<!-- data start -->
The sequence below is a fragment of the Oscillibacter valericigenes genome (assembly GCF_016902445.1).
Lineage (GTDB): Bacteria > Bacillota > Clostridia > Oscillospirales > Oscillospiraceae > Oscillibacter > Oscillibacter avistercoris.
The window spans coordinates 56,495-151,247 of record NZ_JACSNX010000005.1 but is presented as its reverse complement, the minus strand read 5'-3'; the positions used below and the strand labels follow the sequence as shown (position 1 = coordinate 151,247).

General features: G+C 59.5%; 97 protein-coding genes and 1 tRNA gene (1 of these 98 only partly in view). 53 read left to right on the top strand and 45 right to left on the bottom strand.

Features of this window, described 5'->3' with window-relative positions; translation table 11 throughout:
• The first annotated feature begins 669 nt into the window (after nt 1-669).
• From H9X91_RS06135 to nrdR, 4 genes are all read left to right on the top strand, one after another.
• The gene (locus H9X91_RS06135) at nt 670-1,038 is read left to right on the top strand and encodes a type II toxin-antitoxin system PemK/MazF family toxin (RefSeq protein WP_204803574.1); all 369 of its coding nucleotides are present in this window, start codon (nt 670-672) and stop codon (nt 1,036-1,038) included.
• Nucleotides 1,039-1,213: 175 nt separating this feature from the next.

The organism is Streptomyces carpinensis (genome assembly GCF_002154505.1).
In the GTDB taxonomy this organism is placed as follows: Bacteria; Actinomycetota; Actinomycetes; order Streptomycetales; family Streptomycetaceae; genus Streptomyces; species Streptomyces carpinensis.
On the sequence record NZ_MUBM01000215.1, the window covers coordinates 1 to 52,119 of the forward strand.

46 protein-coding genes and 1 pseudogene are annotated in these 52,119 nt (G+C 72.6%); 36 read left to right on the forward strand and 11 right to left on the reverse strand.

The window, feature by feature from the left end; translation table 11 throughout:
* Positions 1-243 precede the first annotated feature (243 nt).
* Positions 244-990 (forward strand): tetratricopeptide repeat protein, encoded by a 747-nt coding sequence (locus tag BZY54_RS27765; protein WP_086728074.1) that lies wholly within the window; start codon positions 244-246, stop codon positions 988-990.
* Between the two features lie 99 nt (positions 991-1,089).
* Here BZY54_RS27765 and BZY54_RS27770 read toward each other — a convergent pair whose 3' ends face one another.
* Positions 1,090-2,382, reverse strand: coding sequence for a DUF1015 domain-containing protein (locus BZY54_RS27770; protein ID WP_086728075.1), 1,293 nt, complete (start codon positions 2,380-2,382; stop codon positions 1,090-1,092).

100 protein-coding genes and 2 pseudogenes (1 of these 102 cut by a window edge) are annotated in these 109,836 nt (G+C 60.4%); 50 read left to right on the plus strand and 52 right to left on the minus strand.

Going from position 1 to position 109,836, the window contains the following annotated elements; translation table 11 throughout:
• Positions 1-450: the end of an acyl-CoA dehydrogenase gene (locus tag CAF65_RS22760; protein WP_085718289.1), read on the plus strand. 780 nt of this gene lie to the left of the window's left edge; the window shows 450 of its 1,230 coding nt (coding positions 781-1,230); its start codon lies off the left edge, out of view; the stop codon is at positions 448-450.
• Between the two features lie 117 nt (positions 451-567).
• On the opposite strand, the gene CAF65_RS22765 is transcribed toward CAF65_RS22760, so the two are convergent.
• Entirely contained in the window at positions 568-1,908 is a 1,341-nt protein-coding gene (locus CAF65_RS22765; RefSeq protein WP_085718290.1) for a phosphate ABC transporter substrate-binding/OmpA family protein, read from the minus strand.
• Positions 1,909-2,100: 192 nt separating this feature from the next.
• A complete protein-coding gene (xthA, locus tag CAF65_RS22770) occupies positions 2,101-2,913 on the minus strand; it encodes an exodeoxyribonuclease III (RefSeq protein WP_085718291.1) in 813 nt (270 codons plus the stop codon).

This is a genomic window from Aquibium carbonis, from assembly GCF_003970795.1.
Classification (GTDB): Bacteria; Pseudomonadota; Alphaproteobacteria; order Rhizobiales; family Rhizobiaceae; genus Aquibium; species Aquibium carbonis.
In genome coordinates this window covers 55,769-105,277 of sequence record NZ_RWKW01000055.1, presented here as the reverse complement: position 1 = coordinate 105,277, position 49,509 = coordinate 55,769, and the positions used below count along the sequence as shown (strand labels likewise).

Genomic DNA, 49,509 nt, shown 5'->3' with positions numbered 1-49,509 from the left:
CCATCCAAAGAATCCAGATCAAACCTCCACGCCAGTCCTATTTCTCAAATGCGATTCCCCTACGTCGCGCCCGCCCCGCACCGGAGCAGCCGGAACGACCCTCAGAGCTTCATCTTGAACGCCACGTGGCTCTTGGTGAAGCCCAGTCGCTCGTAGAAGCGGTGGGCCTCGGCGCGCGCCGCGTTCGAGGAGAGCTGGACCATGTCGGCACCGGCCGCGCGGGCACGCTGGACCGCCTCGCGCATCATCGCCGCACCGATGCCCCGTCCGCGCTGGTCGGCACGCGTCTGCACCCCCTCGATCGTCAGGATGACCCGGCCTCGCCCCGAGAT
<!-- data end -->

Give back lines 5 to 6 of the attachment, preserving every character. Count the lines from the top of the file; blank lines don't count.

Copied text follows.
Features of this window, described 5'->3' with window-relative positions; translation table 11 throughout:
• The first annotated feature begins 669 nt into the window (after nt 1-669).